Tuesday, July 8, 2014

Cyber Security, a daily war

“Americans love to fight. All real Americans love the sting of battle.” If these words said by famous General Patton are true, U.S. citizens must be very happy because their country is constantly fighting small battles, at least on the Internet.



As we can see on the real-time map of cyber attacks developed by security firm Norse, USA is the most attacked target in the Internet. Most of the blows that it receives come from China, which is one of the most belligerent regions in cyberspace.

We wonder if the attacks conducted by the National Security Agency U.S. to spy on the rest of the world would appear reflected such map. According to a report published by the Washington Post, nine out of ten citizens victims of the NSA’s surveillance were regular and harmless internet users who didn’t represent any risk for the country.

Until Edward Snowden revealed these practices, it looked like everything was justifiable under the umbrella of national security, taking advantage of the security obsession of U.S. citizenship following the attacks of September 11. Security at airports also underwent major changes. Passengers were banned to carry over 100 ml of liquid per bottle. And now, the Department of Homeland Security plans to establish more controls to check for explosives hidden in electronic devices. So some international airports such as London Heathrow or Manchester have already begun to check whether the passengers’ devices switch on. Otherwise, they won't be allowed to fly.

Can you imagine if we would face the risks associated with cash machines with the same forcefulness? Well, we know that criminals who clone credit cards and record the customer’s PIN at an ATM do not endanger anyone's life, but plundering someone’s bank account could ruin it. This is increasingly likely since skimmers have improved their technique. Latest 'skimming' devices found at an ATM in Europe were ultra-small and almost undetectable to the human eye.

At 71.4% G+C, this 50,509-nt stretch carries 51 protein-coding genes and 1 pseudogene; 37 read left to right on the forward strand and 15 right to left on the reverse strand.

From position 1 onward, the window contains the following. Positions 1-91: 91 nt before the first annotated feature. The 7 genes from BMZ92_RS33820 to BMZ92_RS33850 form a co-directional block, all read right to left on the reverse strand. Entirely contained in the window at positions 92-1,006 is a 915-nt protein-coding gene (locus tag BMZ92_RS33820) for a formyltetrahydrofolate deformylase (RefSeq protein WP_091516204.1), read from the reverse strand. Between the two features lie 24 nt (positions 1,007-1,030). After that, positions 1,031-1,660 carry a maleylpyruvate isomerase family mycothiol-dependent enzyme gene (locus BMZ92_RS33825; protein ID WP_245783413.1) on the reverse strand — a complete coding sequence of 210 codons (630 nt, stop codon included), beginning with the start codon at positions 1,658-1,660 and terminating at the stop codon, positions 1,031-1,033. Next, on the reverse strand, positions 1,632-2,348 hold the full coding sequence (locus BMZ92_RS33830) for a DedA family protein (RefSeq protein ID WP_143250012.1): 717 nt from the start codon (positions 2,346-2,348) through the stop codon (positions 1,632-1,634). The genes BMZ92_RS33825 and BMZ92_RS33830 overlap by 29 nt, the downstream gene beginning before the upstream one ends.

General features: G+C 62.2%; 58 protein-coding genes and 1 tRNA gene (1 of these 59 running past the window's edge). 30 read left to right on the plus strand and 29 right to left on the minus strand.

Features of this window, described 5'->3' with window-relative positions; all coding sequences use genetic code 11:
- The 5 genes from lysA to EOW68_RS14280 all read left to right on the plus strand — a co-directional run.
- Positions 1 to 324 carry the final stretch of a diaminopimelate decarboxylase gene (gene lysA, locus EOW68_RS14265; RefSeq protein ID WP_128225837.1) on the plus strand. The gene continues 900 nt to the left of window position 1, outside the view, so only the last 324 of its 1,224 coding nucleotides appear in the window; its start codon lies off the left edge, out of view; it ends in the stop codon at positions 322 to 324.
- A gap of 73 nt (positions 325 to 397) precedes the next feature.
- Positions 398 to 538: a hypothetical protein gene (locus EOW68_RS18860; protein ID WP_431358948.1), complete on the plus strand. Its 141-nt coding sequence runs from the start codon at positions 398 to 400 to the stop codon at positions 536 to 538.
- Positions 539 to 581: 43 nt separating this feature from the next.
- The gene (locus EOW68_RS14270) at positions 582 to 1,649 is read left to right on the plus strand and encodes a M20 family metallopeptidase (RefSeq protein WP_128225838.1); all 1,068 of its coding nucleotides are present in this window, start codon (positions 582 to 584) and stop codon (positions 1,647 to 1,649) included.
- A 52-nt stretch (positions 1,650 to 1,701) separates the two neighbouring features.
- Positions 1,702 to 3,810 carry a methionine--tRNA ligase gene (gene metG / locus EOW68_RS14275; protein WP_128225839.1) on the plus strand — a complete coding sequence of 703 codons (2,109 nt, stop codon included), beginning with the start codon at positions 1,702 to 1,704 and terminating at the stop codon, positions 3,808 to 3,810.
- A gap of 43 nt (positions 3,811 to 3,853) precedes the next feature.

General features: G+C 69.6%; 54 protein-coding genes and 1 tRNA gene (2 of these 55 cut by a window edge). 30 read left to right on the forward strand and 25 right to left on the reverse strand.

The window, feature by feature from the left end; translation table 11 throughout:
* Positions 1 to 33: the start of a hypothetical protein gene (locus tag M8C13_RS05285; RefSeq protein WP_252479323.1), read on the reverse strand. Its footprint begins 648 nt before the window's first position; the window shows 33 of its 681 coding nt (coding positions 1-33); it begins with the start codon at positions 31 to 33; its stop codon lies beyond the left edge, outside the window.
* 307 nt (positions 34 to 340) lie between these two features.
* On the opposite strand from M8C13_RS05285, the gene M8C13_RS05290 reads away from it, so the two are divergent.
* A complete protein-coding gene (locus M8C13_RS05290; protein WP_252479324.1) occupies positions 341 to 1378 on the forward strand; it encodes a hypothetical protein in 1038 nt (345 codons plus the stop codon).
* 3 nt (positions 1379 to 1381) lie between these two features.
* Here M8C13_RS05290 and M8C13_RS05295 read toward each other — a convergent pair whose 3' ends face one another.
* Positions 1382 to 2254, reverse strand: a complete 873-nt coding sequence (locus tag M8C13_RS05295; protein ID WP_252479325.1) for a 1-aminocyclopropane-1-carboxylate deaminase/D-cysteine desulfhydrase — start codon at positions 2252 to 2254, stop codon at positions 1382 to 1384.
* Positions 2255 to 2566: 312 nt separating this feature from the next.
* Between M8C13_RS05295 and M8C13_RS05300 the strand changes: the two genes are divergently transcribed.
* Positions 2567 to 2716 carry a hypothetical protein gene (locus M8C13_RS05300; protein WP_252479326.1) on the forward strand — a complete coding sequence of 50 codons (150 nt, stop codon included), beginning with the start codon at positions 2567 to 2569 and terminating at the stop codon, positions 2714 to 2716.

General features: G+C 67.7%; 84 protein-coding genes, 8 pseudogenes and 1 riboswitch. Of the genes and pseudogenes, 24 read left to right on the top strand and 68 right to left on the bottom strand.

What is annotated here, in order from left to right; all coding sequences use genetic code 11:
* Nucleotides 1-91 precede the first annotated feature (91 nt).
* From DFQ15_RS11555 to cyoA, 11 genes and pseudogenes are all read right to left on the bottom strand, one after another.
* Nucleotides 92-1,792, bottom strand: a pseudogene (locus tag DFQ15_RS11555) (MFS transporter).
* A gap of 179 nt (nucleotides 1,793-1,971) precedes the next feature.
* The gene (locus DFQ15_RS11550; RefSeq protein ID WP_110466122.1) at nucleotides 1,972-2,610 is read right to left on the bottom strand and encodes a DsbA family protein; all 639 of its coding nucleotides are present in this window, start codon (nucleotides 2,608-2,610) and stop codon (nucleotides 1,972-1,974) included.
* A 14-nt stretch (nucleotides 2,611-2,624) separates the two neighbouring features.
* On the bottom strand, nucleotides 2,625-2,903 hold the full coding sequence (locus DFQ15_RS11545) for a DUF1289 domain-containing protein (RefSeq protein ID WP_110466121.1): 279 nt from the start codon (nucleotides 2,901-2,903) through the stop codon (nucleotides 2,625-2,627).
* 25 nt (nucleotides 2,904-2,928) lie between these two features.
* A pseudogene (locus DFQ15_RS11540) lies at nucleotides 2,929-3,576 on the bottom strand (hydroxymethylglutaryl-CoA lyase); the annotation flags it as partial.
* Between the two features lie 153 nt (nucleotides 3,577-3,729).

A different way to ruin someone's life is to wreck his business. And it seems that Google Maps can be a deadly weapon for such a dishonest purpose. If a business sees their listings on Google Maps hijacked by a competitor and its owner does not realize, he might change very important information such as the opening hours. This may not seem a very aggressive technique, a small restaurant in the DC area claims to have been forced to shutter its business because Google Maps said the restaurant was closed on weekends.

If you think the story above is preposterous, what do you think about bulbs revealing your WiFi’s password. In fact, some Lifx’s smart LED bulbs, which are controlled from mobile devices, could allow an attacker within 30 meters to access your WiFi network. Fortunately the brand has solved the vulnerability which was in the bulb’s firmware.

No doubt that cybersecurity is a war and the best weapon on the battlefield is to be well-informed, so follow us on any of our social channels (find the links at the right sidebar) or here on our blog.

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